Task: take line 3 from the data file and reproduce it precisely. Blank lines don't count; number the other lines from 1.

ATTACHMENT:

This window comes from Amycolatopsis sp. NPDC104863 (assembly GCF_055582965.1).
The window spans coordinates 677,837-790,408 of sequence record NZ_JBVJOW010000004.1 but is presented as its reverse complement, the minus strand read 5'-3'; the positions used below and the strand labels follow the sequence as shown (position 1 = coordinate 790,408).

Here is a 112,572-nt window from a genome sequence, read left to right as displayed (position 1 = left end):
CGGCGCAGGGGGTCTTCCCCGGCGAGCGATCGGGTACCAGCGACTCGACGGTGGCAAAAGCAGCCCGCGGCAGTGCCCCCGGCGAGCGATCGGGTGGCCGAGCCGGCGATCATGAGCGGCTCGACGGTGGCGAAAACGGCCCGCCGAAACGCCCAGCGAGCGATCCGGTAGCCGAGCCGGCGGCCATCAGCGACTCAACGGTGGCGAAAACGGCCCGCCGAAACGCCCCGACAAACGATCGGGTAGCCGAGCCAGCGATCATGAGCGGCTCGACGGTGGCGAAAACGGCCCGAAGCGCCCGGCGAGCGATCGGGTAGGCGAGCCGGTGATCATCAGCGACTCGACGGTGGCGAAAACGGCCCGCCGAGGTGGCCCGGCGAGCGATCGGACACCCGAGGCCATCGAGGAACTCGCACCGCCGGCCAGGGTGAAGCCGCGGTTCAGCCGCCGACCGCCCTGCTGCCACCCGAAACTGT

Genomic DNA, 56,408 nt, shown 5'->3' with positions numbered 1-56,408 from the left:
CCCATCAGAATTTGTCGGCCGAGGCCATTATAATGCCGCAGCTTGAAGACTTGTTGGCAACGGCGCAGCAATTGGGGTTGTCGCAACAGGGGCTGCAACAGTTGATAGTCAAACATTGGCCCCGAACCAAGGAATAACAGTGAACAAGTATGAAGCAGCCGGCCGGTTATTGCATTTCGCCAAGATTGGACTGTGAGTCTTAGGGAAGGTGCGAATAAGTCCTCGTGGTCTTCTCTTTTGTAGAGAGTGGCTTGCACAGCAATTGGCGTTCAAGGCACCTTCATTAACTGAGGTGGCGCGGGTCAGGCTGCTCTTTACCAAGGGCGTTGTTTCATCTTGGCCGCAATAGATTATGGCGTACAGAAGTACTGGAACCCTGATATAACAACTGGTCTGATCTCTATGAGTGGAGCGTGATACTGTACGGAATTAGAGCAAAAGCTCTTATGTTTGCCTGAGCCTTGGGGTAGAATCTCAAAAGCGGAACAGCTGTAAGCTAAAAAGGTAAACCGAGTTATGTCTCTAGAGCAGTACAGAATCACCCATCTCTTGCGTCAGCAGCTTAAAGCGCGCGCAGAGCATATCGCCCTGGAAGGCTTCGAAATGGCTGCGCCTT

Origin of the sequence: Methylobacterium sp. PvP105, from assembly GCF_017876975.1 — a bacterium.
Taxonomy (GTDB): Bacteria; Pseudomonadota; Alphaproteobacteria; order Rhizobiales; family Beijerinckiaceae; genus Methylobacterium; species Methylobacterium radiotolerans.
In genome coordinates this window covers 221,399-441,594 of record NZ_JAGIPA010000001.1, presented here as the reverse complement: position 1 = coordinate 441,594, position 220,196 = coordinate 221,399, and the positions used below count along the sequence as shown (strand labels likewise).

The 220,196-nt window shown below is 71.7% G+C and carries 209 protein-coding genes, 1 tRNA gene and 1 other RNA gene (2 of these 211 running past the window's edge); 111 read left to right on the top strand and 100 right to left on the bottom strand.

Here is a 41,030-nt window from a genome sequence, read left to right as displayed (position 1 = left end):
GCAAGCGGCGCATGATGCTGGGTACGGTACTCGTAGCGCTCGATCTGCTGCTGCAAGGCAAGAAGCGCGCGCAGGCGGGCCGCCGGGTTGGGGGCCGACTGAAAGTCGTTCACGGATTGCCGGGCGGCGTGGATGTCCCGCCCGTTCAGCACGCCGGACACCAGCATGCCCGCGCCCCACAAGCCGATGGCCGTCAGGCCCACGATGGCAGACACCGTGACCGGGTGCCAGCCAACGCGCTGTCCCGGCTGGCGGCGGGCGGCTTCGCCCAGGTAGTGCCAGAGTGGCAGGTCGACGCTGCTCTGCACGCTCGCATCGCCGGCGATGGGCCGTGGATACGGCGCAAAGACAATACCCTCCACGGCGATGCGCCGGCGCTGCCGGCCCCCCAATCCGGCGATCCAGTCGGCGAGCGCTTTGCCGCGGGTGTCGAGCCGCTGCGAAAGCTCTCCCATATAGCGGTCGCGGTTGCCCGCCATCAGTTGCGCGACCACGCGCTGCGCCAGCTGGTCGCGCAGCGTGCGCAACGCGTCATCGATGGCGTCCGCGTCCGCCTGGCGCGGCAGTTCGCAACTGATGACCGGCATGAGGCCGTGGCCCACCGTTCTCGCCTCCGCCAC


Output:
Here is a 112,572-nt window from a genome sequence, read left to right as displayed (position 1 = left end):